On Tuesday 16th (tomorrow) the Institute of Employment Rights and Wales TUC will hold a public meeting in Cardiff on trade union rights and fair work. The backdrop is a landmark announcement by Wales’ First Minister Mark Drakeford. Trade unions are at the core of a new plan for Welsh Government. It will embed social partnership and collective bargaining in law. The proposed Social Partnership Act will create new legal duties so that decision-making inside government departments is informed by agreements reached with trade unions and employers’ organisations. The Act will also create a new government directorate, the Office of Fair Work, with a cross-cutting remit to work across all areas of government. The aim is to put the interests of working people, and collective bargaining, at the heart of Wales’ future.
This commitment, announced to the Welsh Assembly last Monday, is outward-looking and internationalist. It embraces International Labour Organisation standards, examples from elsewhere in Europe and many of the ideas championed by the Institute of Employment Rights in its ‘Manifesto for Labour Law’ published in 2016. The Cardiff event is an opportunity to find out more about social partnership, fair work, labour law reform and progressive proposals from Wales TUC.
Under the new plan for Wales, the Office of Fair Work will mainstream the implementation of agreements reached collectively by the social partners. Its mission will be guided by the recommendations of a Fair Work Commission in Wales, which has reported on the legal, cultural and structural changes that are needed to advance fair work. The Commission states, ‘Fair work is where workers are fairly rewarded, heard and represented, secure, and able to progress in a healthy, inclusive environment, where rights are respected’.
Despite the devolution of considerable legislative authority to Wales, law-making powers in the fields of employment and industrial relations have been retained by the UK government at Westminster. This means Welsh Government does not have a free hand to improve rights at work. Nevertheless, it has identified significant scope for progress. For example, it will introduce the socio-economic equality duty as per section 1 of the Equality Act 2010, make changes to procurement so that funding from Welsh taxpayers creates fair work and rewards employers entering into collective agreements. It will monitor collective bargaining coverage, promote practical improvements at work, drive up the enforcement of employment rights, promote trade unions, and translate agreements reached through social partnership into action on the ground. The regulatory approach Welsh Government has taken to zero-hours contacting in social care seems likely to be extended to other industries and sectors. After 12 weeks continuous employment, and in circumstances where the work is ongoing, social care workers must be offered a guaranteed hours alternative to their zero-hours contract. It gives the worker the option of a choice which would not otherwise be available.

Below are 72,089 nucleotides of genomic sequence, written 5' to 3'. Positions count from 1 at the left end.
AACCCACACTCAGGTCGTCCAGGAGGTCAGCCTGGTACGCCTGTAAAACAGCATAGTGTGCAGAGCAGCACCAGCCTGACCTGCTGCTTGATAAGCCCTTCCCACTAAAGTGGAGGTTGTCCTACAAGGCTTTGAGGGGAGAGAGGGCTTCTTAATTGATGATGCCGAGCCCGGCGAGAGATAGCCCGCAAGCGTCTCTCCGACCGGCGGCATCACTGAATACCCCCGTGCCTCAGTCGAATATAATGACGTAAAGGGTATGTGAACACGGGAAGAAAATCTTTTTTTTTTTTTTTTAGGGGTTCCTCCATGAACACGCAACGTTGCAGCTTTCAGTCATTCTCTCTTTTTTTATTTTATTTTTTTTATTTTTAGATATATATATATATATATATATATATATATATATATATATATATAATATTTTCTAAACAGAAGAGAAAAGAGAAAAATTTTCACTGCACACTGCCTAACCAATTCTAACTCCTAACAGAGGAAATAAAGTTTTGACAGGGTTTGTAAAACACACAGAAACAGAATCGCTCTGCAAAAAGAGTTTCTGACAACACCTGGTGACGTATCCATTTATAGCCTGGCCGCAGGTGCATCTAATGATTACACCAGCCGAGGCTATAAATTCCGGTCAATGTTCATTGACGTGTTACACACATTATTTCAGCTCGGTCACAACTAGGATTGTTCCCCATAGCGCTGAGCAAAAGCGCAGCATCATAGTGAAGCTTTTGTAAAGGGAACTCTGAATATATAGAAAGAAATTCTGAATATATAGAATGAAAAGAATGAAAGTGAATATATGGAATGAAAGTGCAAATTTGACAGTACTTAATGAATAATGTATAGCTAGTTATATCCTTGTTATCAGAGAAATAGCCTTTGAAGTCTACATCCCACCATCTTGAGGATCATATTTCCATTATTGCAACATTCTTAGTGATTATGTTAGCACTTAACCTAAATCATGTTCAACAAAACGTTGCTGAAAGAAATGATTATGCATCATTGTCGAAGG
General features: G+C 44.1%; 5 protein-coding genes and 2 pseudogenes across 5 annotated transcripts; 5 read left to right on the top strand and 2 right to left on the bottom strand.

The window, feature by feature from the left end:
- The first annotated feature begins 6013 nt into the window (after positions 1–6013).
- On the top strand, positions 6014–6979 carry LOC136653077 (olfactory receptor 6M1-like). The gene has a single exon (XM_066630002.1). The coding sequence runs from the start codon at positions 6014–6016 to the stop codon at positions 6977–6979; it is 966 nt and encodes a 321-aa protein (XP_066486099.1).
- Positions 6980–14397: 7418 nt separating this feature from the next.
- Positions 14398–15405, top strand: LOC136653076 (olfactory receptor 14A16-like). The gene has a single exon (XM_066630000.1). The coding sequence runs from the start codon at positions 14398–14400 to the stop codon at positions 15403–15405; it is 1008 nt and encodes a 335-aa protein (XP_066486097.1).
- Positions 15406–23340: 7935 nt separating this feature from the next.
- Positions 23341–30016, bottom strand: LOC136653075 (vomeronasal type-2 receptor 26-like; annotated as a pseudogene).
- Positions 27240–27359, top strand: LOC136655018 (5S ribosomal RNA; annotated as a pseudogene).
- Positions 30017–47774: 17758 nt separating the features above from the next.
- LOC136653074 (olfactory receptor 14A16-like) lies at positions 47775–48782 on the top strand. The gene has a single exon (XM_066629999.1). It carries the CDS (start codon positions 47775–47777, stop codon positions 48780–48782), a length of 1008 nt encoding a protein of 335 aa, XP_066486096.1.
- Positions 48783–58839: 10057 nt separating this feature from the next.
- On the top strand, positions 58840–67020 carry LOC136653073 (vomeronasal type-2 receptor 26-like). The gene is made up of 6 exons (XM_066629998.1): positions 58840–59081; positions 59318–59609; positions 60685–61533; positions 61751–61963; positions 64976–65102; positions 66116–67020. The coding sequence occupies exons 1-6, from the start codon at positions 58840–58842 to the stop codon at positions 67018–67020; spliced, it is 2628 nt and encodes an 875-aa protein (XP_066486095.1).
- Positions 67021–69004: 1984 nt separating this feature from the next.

With its new plan for fair work and social partnership, Welsh Labour aims to deliver something distinctive for working people; fairness in work. Wales has a higher union membership density than elsewhere in the UK and Welsh Government has a track record of legislating in defence of trade union rights. However, this latest initiative proposes a concrete change in the relationship between the state and the unions in Wales. It puts into law the right to a seat at the table for trade unions and for employers’ organisations; it offers them an equal voice in tri-partite decision-making. ‘The purpose of this bill’, said Drakeford, ‘is to ensure that all those who contribute to the success of Wales can share in that success … all partners who come to the negotiating table, come as equals’.
His proposals received thoughtful responses on the floor of the National Assembly by Assembly Members from across the political spectrum. Problems of in-work poverty, insecurity of hours and unfair working practices were widely acknowledged, as was the plight of High Street businesses under attack from multinational corporations with a record of tax avoidance. An interesting aspect of the debate was the level of cross-party consensus about the need for unscrupulous employers to be reined in, not only for the benefit of workers but also to ensure responsible employers were not forced to compete against those who would drive down job quality and social standards.
A Social Partnership Act for Wales recognises that unions need a changed political and legislative environment in order to be able to thrive. Drakeford has coined it, the ‘Welsh approach’, building on Wales’ industrial history and co-operative traditions. Yet it is a move that could prove highly significant for UK-wide politics and labour law. It is deserving of enthusiastic support. The objective is to reduce inequality and to deliver practical improvements in workplaces. Collective bargaining enables employers and unions to work as active partners in improving the economy for the benefit of everyone.
The meeting is free, 16 July, 18:00 (refreshments from 17:30), Committee Room 1, Glamorgan Building, Cardiff University.